After studying the aftermath of the event and trying to understand its occurrence in the first place, researchers found that the blast displaced nearly 10 square kilometers of the seafloor, which is more than 2.5 million Olympic-sized swimming pools.
What puzzled them was that only ¾ of the material from the blast was deposited 12 miles surrounding the volcano, with much of it missing.
The New Zealand National Institute of Water and Atmospheric Research (NIWA) Chalked It Up to Aerial Loss
The team that conducted some of the primary research notes that the missing debris was due to aerial loss, which is one of the main reasons they didn’t notice it until they completed working on the map.
Essentially, the material shot upward into the atmosphere, where it remained, circulating for many months.
However, It Was Still Unclear to the Team Why the Explosion Was So Powerful
The good thing was that the team had a few answers from an earlier NIWA expedition, wherein a team mapped the surrounding Hunga-Tonga seafloor.
The research vessel was set to sail in April 2022 to discover more about the unusually violent eruption. At this point, the once large island was split into two smaller islands — Hunga Tonga and Hunga Ha’apai.
This Team of Seafloor Detectives Were Ready to Make Some Unique Findings
In April 2022, Erica Spain, a NIWA marine geology technician, set sail with another expedition member to learn more about the explosion.
Erica is a self-described “seafloor detective,” using cutting-edge echolocation technology to find underwater volcanoes and learn more about what influences act as catalysts for these massive underwater eruptions.
The Ship Was Equipped with the Best Surveillance Equipment
The NIWA research vessel uses some of the best state-of-the-art surveillance equipment and technology available.
With it, Erica wanted to procure rock samples and mud sediment from the seafloor and operate the multibeam echosounder to map the seafloor using acoustic pulses. She likened the technology to dolphin echolocation, allowing them to build geometry and space based on readings.
Before the Eruption, the Island Wasn’t Much
The volcanic cone of Hunga-Tonga was around 328 feet tall, sitting on a tiny island deep in the Pacific.
Before the massive eruption, the island didn’t give scientists much to look at. However, beneath the water’s surface, the volcano stretched over two kilometers deep and 20 kilometers wide, painting a much larger portrait of discovery possibilities.
The Findings Were Quite Explosive
Erica said the findings were a bit of a shock to the team. They had originally thought a massive eruption like this would have left a fair amount of volcanic debris along the seafloor.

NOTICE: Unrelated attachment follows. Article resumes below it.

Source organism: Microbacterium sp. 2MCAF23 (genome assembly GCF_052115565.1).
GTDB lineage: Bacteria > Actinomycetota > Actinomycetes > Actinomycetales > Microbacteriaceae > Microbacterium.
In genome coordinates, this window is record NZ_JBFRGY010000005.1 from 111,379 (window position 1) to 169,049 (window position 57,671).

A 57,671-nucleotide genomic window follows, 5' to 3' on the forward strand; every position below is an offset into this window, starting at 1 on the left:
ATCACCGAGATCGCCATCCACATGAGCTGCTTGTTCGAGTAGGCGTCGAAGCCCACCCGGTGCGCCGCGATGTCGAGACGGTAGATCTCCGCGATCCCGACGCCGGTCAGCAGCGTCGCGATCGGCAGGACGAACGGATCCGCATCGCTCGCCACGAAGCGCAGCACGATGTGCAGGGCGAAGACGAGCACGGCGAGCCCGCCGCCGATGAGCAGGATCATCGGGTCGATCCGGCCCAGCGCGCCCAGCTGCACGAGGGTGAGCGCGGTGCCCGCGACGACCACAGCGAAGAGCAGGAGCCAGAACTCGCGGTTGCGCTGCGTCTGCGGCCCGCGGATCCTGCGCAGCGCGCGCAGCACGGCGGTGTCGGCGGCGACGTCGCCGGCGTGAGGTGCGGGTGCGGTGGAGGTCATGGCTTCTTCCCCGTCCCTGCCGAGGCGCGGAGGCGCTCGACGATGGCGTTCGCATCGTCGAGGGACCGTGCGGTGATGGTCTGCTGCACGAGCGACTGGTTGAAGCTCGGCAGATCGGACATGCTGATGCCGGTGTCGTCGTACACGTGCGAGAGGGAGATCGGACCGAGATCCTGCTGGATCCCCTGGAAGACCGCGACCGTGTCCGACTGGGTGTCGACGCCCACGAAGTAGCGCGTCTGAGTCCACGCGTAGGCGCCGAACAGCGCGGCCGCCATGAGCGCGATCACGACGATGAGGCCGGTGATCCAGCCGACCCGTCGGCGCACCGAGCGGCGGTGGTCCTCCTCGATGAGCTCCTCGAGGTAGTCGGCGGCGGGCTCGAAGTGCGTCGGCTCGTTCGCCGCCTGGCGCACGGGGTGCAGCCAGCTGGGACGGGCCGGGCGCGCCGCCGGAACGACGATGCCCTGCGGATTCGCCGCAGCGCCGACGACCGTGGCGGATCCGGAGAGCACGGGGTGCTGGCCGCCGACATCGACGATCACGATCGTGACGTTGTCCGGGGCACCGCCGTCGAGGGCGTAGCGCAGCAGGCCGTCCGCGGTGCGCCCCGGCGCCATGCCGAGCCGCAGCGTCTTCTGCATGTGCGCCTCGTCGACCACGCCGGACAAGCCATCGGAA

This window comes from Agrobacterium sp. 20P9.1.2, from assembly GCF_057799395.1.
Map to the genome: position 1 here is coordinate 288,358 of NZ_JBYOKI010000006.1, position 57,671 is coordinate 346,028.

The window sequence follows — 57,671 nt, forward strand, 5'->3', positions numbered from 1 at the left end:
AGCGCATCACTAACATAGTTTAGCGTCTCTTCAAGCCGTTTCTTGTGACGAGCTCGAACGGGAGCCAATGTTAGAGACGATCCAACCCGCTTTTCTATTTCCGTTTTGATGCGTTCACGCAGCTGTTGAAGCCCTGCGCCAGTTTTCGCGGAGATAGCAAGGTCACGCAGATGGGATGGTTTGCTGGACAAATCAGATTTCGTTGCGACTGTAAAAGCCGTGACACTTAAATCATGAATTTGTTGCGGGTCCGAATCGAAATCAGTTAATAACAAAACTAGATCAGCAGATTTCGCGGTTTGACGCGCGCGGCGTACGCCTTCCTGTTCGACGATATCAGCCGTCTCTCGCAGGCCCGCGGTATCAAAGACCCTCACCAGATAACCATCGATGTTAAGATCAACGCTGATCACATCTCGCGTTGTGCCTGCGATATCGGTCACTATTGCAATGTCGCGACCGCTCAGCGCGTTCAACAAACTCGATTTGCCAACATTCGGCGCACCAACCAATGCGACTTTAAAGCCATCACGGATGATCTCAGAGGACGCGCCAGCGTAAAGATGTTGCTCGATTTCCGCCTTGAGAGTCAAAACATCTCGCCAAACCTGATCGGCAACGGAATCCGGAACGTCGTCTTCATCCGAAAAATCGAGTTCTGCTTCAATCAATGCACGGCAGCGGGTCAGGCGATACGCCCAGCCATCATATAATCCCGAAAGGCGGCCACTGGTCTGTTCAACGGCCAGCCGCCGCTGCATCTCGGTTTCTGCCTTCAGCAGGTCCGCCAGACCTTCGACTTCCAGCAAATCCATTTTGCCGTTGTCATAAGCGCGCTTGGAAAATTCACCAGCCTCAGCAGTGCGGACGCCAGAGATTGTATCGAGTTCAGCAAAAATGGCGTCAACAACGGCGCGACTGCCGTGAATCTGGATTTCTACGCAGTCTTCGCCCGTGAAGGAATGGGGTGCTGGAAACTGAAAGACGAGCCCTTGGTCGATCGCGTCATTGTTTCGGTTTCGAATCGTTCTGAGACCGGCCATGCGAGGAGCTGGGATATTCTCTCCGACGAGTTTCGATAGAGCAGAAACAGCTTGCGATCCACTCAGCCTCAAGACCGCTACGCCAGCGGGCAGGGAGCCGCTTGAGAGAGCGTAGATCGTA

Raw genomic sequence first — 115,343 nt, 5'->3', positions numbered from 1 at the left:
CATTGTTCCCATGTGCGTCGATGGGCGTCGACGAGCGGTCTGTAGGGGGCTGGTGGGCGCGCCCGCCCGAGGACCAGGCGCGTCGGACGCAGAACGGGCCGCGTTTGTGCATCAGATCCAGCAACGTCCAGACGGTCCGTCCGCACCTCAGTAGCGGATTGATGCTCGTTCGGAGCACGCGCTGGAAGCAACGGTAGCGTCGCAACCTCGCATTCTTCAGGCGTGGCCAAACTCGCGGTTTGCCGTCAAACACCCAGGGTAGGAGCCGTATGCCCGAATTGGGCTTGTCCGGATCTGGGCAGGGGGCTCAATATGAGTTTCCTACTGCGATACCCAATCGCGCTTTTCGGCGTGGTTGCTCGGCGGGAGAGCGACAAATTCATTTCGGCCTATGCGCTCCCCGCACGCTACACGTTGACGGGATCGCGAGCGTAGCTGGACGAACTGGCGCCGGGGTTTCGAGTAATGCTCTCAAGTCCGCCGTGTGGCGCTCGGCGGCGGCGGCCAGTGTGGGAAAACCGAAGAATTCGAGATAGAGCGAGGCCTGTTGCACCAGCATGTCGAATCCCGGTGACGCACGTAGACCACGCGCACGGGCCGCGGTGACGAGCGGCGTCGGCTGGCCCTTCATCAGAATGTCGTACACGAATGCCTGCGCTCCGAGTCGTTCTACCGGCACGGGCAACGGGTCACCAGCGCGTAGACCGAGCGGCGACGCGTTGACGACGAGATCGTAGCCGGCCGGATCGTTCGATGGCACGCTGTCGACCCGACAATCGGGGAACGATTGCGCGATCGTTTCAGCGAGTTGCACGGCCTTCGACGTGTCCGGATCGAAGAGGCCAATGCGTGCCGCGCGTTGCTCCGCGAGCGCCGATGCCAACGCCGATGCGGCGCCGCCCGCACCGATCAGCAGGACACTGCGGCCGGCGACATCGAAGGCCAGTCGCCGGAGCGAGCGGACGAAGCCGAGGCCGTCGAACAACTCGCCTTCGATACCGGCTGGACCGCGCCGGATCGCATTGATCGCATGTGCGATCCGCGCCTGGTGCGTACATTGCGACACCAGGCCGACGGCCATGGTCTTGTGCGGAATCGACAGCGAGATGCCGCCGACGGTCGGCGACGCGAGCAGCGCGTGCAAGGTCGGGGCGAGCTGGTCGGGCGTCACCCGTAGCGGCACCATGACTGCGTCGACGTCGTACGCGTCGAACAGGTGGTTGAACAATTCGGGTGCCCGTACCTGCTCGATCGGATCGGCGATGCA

However, a decent portion of the volcanic material was shot straight up into the stratosphere, leaving the volcano looking much like it did before the eruption.
They Realized Steam Was In Part to Blame for the Size of the Eruption
The discrepancy between the seafloor debris and the size of the collapse gave the hint of a reason for the size of the explosion.
The volcano’s hot magma was mixed with the cold ocean water, creating steam. Compared to water, steams take up about a thousand times more volume. This gave the team a clue as to why the volcano was so incredibly eruptive.
The Mechanisms for the Blast Were Many
Emily Lane, a NIWA hydrodynamic scientist, noted the multiple mechanisms that caused the catastrophic blast.
Localized waves were a result of the initial blast, though air pressure changes created a meteotsunami that traveled faster than the speed of sound. This pressure wave likely traveled across the globe anywhere from three to four times over.
The NIWA Had a Tsunami Warning In Place
The NIWA put sensors around the seafloor throughout the surrounding New Zealand and South Pacific regions to monitor tides, currents, and sea levels. The plan was to report anomalies.
Now, with the new data gathered from the Tonga region, the team can better refine their sensor technology.
The Event Had a Significant Scientific Impact
Such a unique event came with unique knowledge, so Emily Lane and her team now say they have a better understanding of how volcanic tsunamis form.
She also noted that this was the first time she measured the data from an event using modern instrumentation.
Now, a Much Larger Project Is Underway
The seafloor map not only gave researchers better insight into the reason behind the massive Tonga eruption but for a much larger project for the future.
A new global initiative from the Nippon Foundation, Seabed 2030, aims to use these findings to map the entirety of the ocean floor.
This New Map Will Provide Us With Important Information
Erica Spain hopes this new map will provide scientists with insightful information on vulnerable underwater environments.
They can also help in the recovery of the surrounding marine ecosystem.
For Nations Like Tonga, This Kind of Understanding Is Essential
Tonga, a place where more than 80% of the population utilizes subsistence fishing, has a greater understanding of how eruptions can impact aquatic life is necessary.
Erica Spain says that by mapping, observing, and understanding our ocean, we can better understand how we impact it.